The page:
I hope to see you there. If you can’t make it this year, you can follow the fun on Twitter.

Thanks to the conference sponsors for their support. Laissez les bon temps roulez!

Call for papers: ACES Award for Research on Editing

The Newspaper and Online News Division of AEJMC invites faculty and students to submit research papers in the inaugural competition for the ACES Award For Research On Editing.

Sponsored by the American Copy Editors Society, the award will honor the best research about story editing, headline writing and other topics related to editing. The winner will present the research at the AEJMC conference in Chicago, August 9-12, 2012. The winner will also receive a $100 prize and complementary registration to the ACES conference for the following year.

Qualitative and quantitative papers in history, law, effects, processes, use, ethics and emerging technologies are welcome.

Papers may not be longer than 25 pages, excluding tables, figures and references. Papers must be submitted electronically no later than 11:59 p.m. (EST) April 1, 2012.

All submissions will be blind refereed by a panel of independent readers. Authors will be notified whether their papers have been accepted and will receive a copy of the reviewers’ comments by May 15, 2012.

Papers are accepted on the understanding they have not been presented or published elsewhere and are not under consideration by a scholarly journal or by another scholarly or trade organization at the time of submission. Papers cannot be submitted to more than one AEJMC division, nor to both the regular research competition and to a special call for papers.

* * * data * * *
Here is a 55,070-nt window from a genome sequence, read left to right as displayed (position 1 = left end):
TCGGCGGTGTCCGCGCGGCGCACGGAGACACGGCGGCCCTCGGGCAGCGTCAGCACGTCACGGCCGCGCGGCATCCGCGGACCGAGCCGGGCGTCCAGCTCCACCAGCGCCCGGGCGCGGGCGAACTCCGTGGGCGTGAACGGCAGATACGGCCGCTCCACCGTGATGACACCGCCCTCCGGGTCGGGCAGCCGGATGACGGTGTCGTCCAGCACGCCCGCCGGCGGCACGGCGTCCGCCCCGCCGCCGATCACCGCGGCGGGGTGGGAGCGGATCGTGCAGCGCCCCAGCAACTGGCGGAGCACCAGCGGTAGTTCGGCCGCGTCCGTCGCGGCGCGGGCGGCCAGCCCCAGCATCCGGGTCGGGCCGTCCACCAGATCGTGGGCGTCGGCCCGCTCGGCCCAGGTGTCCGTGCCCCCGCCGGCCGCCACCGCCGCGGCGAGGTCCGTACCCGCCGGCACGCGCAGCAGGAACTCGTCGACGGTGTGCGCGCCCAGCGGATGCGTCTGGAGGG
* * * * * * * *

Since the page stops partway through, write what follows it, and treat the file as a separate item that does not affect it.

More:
Submission of papers: All entries should follow the AEJMC Uniform Call for Papers. Three especially important points of this call that contributors should note are that:

1. ACES competition papers must be marked “ACES Competition” on the title page (and only the title page.) Papers should be submitted online under either the MacDougall Student Paper Competition or the General Call, whichever is appropriate.

2. All papers must be submitted electronically; no hard copy will be accepted and

3. Papers with any sort of identifying information will be automatically disqualified.

Full instructions on submitting papers are posted on the AEJMC Website at

Welcoming Pam Nelson to the ACES site

Pam Nelson, a friend and former colleague, has moved her Grammar Guide blog to the website of the American Copy Editors Society.

I worked with Pam twice at The News & Observer in Raleigh, N.C., from 1992-1997 and 2001-2005. She’s a wonderful colleague, easygoing and dedicated.

In 2010, Pam was a contestant on “Jeopardy!” and my son and I cheered her on when the show aired. She didn’t win, but she did us copy editors proud.

Earlier this year, when McClatchy dissolved the N&O copy desk and sent those tasks to an editing hub in Charlotte, Pam took an offer to work there. As she explained in her first post for the new blog, she did so because she believes in copy editing.

“We add value to the articles that we touch — making sure that the facts are complete, that the assertions are supported and that the writing is clear enough so the facts and assertions can be understood,” she writes. “We are not extras. We are essential.”

Please join me in welcoming Pam to the ACES site. We’re lucky to have her wit and insight there. Thanks also to the N&O, for allowing ACES to repost the archives and quizzes from Pam’s former blog.